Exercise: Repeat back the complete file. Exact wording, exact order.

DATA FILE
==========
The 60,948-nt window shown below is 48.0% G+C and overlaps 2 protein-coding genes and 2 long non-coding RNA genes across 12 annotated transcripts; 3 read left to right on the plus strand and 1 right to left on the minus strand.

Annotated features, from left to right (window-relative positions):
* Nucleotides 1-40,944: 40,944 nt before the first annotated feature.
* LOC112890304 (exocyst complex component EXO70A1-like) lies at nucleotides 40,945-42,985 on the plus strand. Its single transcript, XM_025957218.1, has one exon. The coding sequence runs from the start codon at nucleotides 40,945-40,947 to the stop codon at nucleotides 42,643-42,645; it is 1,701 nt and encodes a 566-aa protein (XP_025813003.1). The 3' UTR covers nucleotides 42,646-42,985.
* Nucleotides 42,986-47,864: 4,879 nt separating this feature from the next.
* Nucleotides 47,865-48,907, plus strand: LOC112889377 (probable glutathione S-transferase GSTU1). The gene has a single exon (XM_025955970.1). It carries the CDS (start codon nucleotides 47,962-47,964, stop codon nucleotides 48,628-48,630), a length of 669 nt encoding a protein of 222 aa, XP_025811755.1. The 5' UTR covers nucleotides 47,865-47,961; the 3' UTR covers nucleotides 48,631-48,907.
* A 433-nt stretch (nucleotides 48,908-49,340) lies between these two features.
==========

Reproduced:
The 60,948-nt window shown below is 48.0% G+C and overlaps 2 protein-coding genes and 2 long non-coding RNA genes across 12 annotated transcripts; 3 read left to right on the plus strand and 1 right to left on the minus strand.

Annotated features, from left to right (window-relative positions):
* Nucleotides 1-40,944: 40,944 nt before the first annotated feature.
* LOC112890304 (exocyst complex component EXO70A1-like) lies at nucleotides 40,945-42,985 on the plus strand. Its single transcript, XM_025957218.1, has one exon. The coding sequence runs from the start codon at nucleotides 40,945-40,947 to the stop codon at nucleotides 42,643-42,645; it is 1,701 nt and encodes a 566-aa protein (XP_025813003.1). The 3' UTR covers nucleotides 42,646-42,985.
* Nucleotides 42,986-47,864: 4,879 nt separating this feature from the next.
* Nucleotides 47,865-48,907, plus strand: LOC112889377 (probable glutathione S-transferase GSTU1). The gene has a single exon (XM_025955970.1). It carries the CDS (start codon nucleotides 47,962-47,964, stop codon nucleotides 48,628-48,630), a length of 669 nt encoding a protein of 222 aa, XP_025811755.1. The 5' UTR covers nucleotides 47,865-47,961; the 3' UTR covers nucleotides 48,631-48,907.
* A 433-nt stretch (nucleotides 48,908-49,340) lies between these two features.